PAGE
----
Two stroke on a budget Part 9 – the Home Straight
Had to do a bit more bodywork from where some clumsy sod had dropped it – only minor stuff but it lifts the overall end product significantly. I had to do the y panel that fits under the seat – I used the same method as I used on the fairing – cellulose knifing filler rubbed down, primed and painted. I normally use Halfords cellulose paints for such jobs but as some git in China infected us all because he simply had to know what a raw bat tasted like supplies have become hard to come by. So I ordered some stuff off ebay, it seemed like a reasonable price. When I got it I realised it was acrylic and supposedly far less toxic than it’s older cousin. It seems to go on quite well – you have to put on quite a thick coat and it seems to take longer to dry – probably as a result of it being thicker and the solvent maybe needs a higher temperature to evaporate. Anyway the finish is ok but I don’t think it’s as hard as cellulose. If it proves to be a problem I will redo it.
The new lock set arrived – ignition, seat lock and petrol cap complete with 2 keys – not bad for £45 brand new delivered. The quality looks good, fitting was straightforward the only minor issue being the photo showed the short cable that goes from the seat lock to the latch mechanism but mine came without. I had to go diving in the waste bin to find my old one and retrieve the cable from it. Wasn’t a big deal though as it was in pretty good nick.
I just wish I could remember which safe place I stashed the allen headed bolts for the fuel cap in. Oh well they were not in the best condition so some new stainless ones have been ordered. Only £3 for a dozen so it’s no big deal.
I was going to start it up today but I noticed what I thought was air bubbles in the oil feed pipe – the one from the tank to the pump. Weird as I had bled it just the other day. I decided to bleed it again so I didn’t forget and was very surprised to see it wasn’t air it was water. Now it doesn’t take a genius to know that water does a really shitty job of lubricating an engine and is in actual fact a great way of destroying one. I think what has happened is that where the bike has been sitting idle for 10 or 11 years water has got in the tank. As the air heats and cools so the pressure in the tank changes and air with moisture suspended in it gets sucked in to the tank. It then condenses and the water sinks to the bottom of the tank. I have now drained it off – I’m really glad I spotted it or it could have been disastrous. It is one of the reasons I don’t trust pumped oil systems and feel a lot better mixing the stuff myself.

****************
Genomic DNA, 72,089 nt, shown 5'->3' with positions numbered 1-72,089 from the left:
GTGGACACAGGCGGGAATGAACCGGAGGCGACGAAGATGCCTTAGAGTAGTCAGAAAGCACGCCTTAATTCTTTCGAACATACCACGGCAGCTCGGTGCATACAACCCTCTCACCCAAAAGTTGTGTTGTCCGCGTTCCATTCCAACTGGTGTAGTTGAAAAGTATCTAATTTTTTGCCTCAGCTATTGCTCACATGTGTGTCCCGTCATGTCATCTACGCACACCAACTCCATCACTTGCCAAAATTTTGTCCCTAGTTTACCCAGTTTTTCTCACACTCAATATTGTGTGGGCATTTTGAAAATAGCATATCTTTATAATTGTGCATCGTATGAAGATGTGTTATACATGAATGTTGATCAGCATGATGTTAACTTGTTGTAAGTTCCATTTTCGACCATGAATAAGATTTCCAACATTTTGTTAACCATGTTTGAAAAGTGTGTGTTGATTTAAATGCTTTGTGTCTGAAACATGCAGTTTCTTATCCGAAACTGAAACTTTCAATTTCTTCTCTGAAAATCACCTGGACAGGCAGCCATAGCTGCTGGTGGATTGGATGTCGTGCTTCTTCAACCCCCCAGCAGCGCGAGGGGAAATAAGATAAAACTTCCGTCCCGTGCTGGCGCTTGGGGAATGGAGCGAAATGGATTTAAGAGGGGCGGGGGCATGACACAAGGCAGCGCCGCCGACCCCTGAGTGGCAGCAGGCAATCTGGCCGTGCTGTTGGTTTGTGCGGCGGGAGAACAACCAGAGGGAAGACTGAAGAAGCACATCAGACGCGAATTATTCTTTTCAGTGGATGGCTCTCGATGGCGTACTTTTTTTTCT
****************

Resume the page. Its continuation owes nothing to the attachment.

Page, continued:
With that sorted I went back to bodywork – I looked at various options for sorting out the complex graphics and every one of them was going to be seriously expensive and not in keeping with a budget build. In the end I went for option f – hiding the damage with stickers. As luck would have it our good buddies at Wemoto had sent some freeby stickers, one of which was perfect for hiding the damaged part of the Nastro Azzura decal, a Michelin one hid the damage around the firing locator peg. I think it looks alright. I used a couple of Motul decals to hide some very minor damage on the y piece on the left of the bike, I copied it on the right hand side just so it matched. Total cost was sod all but the difference was big.
I had ordered a screen from ebay – new ones cost an obscene amount of money. The one that came was nowhere near perfect but at only £15 delivered it was a bargain. I am looking for some spray or something to put a dark finish on the inside of it, I think it will look pretty decent then.
I decided to fire her up – purely for scientific reasons. Well actually I just wanted too smell the two stroke and hear the crisp little Rotax 122 single do it’s business. What it actually did was to piss itself, pouring neat petrol all over the floor. Some minute piece of detritus had found it’s way in to the carb and the float needle wasn’t seating so the tank, airbox and carb had to come off so I could sort it. I guess you have to expect this sort of thing when recommissioning a bike – I have installed an in line filter in the hope that stops it happening again – I don’t think the filter in the carb fuel inlet is fine enough.
Anyways, nearly at the end now, the next article will be the final one, I still need to replace the tyres but with the lockdown still in place I don’t think that will happen any time soon. I also need to make a decision about what to do with the finished bike. Selling it seems a bit boring, maybe a raffle? Maybe I will keep it and tune the arse off it. I’ll decide soon, see you next time.
Article provided by David Powell of Boston Bike Bits.